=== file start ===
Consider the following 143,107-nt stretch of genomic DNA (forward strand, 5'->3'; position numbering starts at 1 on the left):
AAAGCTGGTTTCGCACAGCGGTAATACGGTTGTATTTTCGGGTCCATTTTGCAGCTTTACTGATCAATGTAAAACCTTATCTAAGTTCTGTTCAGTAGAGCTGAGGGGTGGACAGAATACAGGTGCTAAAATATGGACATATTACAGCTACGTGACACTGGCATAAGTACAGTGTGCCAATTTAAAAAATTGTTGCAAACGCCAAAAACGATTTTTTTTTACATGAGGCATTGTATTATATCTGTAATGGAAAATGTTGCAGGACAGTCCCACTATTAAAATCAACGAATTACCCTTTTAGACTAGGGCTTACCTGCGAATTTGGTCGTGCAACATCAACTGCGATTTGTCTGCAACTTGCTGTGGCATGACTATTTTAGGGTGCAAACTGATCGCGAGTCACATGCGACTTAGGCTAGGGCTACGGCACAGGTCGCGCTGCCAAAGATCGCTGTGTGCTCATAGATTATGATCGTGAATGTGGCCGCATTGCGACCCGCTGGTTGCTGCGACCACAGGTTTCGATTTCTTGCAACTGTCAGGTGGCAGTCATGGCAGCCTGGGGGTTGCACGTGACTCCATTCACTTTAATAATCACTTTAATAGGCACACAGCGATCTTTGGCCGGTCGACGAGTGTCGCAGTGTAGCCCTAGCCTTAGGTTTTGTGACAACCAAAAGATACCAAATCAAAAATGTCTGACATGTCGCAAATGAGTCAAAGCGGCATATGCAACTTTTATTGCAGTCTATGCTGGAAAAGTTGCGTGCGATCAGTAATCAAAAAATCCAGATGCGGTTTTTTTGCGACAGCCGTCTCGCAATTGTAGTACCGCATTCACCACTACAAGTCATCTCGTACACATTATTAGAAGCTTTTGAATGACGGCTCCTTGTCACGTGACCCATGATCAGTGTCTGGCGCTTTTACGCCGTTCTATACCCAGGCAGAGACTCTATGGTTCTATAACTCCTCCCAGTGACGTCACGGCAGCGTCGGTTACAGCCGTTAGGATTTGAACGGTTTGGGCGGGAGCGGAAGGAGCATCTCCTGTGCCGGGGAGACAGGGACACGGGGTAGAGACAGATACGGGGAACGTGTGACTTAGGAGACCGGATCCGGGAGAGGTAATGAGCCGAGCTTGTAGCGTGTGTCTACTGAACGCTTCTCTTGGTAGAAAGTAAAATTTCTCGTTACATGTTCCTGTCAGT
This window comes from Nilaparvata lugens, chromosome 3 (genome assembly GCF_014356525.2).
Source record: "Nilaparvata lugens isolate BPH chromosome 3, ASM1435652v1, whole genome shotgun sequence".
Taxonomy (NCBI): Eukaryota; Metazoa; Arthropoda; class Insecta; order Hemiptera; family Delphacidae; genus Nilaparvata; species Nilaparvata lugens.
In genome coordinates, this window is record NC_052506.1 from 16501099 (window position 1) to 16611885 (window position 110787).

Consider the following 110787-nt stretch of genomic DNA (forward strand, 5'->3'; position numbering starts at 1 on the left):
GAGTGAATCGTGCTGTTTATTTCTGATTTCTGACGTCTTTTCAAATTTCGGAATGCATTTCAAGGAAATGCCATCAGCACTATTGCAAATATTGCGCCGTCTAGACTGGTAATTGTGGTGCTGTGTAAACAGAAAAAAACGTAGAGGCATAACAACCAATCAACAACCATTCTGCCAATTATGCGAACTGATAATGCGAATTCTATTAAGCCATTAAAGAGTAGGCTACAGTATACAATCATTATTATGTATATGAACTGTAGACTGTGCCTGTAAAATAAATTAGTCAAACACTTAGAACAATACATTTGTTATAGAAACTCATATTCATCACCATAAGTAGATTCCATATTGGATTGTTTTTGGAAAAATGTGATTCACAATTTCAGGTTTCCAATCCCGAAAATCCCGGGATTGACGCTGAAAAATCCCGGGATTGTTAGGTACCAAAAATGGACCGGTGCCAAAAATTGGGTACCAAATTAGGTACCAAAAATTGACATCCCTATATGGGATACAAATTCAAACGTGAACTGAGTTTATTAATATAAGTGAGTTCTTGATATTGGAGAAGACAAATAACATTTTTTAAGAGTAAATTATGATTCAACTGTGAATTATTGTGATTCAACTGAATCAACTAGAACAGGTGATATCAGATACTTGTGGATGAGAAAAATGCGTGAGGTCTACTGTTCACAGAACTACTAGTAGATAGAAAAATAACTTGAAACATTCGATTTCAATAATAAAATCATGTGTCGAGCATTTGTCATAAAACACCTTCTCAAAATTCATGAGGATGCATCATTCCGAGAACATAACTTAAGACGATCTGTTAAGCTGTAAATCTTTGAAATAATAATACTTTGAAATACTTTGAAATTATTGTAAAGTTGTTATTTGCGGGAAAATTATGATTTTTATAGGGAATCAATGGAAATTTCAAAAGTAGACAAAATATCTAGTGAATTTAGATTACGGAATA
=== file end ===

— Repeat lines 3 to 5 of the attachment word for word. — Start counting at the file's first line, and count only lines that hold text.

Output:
This window comes from Nilaparvata lugens, chromosome 3 (genome assembly GCF_014356525.2).
Source record: "Nilaparvata lugens isolate BPH chromosome 3, ASM1435652v1, whole genome shotgun sequence".
Taxonomy (NCBI): Eukaryota; Metazoa; Arthropoda; class Insecta; order Hemiptera; family Delphacidae; genus Nilaparvata; species Nilaparvata lugens.